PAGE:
Lanier Lake Level: Track Lanier Lake Level at Buford Dam HERE

Allatoona Crappie (Report courtesy of Jeff “Crappieman” Albright) — As for the crappie, the deep water brush pile bite is about to be on fire using minnows or trolling over the top using red rooster jigs tipped with a minnow.  Jigs in blue and orange or purple and chartreuse are good bets.

Allatoona Bass (Report courtesy of Ken Sturdivant Bass fishing has slowed a bit this week. Slowed with techniques moving to a drop shot and a small swim baits targeting suspended fish off long points. Use small heads to “match the hatch”.  Baits like the tiny fluke and big bite 3.75 jerk minnow fished on 5lb Sunline fluorocarbon with a Gamakatsu drop shot hook. Nose the boat into the breeze and searching with sonar for fish. Sometimes there may be only one a spot. Try vertically jigging the bait just over the fish. Use the small Keitech swim bait on a Picasso round ball swimbait head and make long casts, counting it down to the depth the fish are ranging in. Sometimes the fish will hit the bait several times before getting it. Be patient. Mid lake and south is best for me right now.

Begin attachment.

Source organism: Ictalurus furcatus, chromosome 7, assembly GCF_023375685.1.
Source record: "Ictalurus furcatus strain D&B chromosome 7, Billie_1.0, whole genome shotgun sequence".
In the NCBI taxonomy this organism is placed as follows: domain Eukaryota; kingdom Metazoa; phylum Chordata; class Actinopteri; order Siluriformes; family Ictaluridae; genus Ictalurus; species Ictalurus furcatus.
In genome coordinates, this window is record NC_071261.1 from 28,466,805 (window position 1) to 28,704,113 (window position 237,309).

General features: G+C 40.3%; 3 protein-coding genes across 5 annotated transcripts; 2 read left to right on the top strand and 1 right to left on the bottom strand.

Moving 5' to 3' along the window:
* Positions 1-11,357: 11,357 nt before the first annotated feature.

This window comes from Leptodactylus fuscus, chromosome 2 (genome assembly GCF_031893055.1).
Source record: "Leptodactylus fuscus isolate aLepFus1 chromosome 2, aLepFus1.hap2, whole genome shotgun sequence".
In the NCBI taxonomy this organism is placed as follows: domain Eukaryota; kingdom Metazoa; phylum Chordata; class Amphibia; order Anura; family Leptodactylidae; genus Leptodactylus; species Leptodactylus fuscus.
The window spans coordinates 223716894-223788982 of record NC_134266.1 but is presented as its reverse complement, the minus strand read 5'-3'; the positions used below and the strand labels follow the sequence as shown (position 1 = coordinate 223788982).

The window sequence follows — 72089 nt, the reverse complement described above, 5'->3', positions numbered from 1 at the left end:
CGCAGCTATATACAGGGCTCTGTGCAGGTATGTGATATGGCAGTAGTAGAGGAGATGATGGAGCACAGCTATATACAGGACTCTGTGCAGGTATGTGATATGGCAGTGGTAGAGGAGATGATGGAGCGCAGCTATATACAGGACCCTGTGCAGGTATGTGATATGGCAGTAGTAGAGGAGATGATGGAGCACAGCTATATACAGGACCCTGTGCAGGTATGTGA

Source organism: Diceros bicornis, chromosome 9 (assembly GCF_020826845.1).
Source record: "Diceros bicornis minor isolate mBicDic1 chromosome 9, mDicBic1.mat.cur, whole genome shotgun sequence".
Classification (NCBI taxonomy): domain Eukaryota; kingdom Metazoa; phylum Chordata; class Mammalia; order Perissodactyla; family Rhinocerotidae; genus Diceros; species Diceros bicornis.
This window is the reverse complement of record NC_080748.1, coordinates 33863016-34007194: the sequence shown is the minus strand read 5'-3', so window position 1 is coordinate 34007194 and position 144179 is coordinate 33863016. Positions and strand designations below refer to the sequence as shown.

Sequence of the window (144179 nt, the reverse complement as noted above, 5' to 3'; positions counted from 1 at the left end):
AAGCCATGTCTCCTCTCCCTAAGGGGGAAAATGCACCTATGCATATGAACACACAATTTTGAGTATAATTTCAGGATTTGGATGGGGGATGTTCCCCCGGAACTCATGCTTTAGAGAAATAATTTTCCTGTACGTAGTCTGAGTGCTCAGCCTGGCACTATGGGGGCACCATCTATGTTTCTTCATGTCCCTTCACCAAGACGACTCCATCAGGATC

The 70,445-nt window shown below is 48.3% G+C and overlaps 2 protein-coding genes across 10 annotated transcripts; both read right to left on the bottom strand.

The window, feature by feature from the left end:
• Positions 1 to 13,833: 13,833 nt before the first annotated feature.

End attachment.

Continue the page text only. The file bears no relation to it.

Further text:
Bonus Bass GON-tel: Click HERE